11 April 2010
On February 28, 2010, Mike Coleman, president of the Swami’s Surfing Association (and my Cardiff surfing buddy) and I boarded a plane in Los Angeles, Ca., headed to Brisbane, Australia. After 14 hours, Mike and I landed and caught a shuttle to Noosa Heads in Queensland on the Sunshine Coast. We met up with Otis, who had already been there for a week. We were there to surf in the Noosa Festival of Surfing, the largest longboard surf contest in the world.
Mike and I stayed in the Ocean Breeze Hotel on Hastings Street, the main street through town and just a half block from the beach. Otis, Smitty, Steve Cleveland and Joel Tudor stayed at the Emerald Noosa across the street from us. Otis, a Noosa regular, was there for 5 weeks and Mike and I were there for 3 weeks, arriving 2 weeks before the contest started, allowing us to surf the 4 point breaks; First Point, Little Cove, Boiling Pot and Tea Tree, before the contest crowd showed up.
They hold the contest during the monsoon season and when we first arrived, it poured rain for 2 straight days, then rained from time to time every other day that we were there. The days were about 80 degrees and the water about 82 degrees. Needless to say, I came home with a new umbrella. Even with the rain, the weather was unbelievable and I will never forget this trip. In our room we had a kitchen, so Mike and I went to the grocery store and bought groceries for several meals. Mike was the cook and I was the dishwasher. Mike made the BADDEST chicken casserole you’ve ever tasted. It was so good that we cooked it when we first got there and again just before we left. His spaghetti was pretty darn good, too. Otis and Smitty invited us to dinner at their place several times and also invited us to have dinner at their friend’s houses.
On March 13, Otis had a huge birthday party that included about 20 people. Otis has his birthday party in Australia every year, where he makes Mexican food and chicken enchiladas for his Australian and American friends. He put on quite a spread and it was very good!When we first arrived, the surf was 3-4 feet and stayed that way during the first week or so. As the contest got closer, typhoons were off the coast that made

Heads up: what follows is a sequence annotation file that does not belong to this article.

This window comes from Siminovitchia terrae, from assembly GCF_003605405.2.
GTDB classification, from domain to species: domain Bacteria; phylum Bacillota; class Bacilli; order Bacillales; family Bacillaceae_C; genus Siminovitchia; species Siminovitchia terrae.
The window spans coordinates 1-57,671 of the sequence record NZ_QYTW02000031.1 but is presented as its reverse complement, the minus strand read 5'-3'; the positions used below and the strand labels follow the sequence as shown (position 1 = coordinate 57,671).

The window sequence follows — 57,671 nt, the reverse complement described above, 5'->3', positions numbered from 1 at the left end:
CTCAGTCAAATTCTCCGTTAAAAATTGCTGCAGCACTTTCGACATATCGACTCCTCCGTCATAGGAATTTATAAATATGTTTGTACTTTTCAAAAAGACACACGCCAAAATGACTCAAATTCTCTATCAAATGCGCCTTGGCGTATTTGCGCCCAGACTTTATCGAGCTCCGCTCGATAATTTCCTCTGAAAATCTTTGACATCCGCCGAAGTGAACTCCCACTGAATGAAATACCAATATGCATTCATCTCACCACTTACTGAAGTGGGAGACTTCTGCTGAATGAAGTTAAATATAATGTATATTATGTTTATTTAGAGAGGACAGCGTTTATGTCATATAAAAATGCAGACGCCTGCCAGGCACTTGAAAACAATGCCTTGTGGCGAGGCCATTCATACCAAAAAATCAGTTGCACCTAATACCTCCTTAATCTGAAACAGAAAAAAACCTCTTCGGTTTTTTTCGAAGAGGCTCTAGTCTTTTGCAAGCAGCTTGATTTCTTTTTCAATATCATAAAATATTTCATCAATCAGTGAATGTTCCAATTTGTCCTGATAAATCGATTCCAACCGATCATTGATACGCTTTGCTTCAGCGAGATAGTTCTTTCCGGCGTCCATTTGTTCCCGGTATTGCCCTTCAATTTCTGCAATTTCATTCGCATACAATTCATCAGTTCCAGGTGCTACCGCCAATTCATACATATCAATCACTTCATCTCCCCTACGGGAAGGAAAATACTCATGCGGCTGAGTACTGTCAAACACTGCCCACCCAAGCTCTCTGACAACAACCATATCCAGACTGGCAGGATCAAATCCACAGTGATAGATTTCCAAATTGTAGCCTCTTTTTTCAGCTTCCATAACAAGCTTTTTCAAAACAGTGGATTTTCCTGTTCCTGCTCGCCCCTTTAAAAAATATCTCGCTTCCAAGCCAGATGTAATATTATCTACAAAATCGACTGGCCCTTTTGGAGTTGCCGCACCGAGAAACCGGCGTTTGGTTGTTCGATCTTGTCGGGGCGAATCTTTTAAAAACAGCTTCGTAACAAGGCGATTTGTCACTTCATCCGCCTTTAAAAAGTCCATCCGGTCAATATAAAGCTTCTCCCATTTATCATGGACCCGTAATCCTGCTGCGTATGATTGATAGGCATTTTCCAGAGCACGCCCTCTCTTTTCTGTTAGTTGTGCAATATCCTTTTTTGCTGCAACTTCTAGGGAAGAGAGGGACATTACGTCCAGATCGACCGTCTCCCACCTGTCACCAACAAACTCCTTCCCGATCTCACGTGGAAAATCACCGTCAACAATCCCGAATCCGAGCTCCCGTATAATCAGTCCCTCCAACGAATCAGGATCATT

the waves get bigger. When the contest started on Sunday, the waves were head high. By the next Saturday, the waves were 2-4 feet overhead and very
powerful, with sections that were hard to get through and closing out. Mike and I had some really good sessions together. We walked to the end point called Tea Tree, a fast-breaking wave that was 2-4 feet overhead. This was about a 1½ mile walk each way carrying a board and a backpack. The short boarders would get on the inside up against the rocks on their take-off and Mike and I sat outside a little further on our long boards waiting for a wider wave or for a short boarder to make a mistake before we took off. It took awhile, but I got some of the best waves of my life and had a smile on my face that wouldn’t quit. Out of 21 days of our trip, I surfed 15 days.
It was amazing how many legends and pros showed up. The city was jammed with people. Mike and I would sit on the ledge at the beach or just walk around and meet amazing people. We met Bing Copeland with his shaper, Matt (and Margaret); Dick Brewer; Bobby Challenger; Mike Hynson; Kathy (Gidget) and pros Joel Tudor; Josh Constable; Tom Wegener, who makes Alaias wood boards; Taylor Jensen; Harley Ingleby; Kassia Meador; Jen Smith; Christian Wach and many more that I can’t remember.
The other part of my trip that I will never forget was going to Steve Irwin’s Australia Zoo. The zoo was established in 1970 by Steve Irwin’s family and is still run by his wife and children today. The zoo is in the middle of a rain forest and is by far the best zoo that I have ever been to. Much of the zoo was set up be Steve and you could even tell that the animals loved being there. They have a whole section with trails, grass and rain forest set up for kangaroos, where they lie on the sidewalks and grass and you can walk up and pet them. They have the same thing for koala’s and elephants. They even have a Crocoseum, which is a bleachered show area, where they have a crocodile and bird show. We were told that after Steve’s death, his wife and kids held a memorial there for all the zoo employees. We were also told that a month after Steve’s death, his wife had all the zoo employees in the Crocoseum, where she revealed all of the future plans that Steve had drawn up for expanding the zoo. This would include a new hotel and 500 more acres for the zoo. This was the trip of a lifetime and I really had a great time.
See ya later, mates!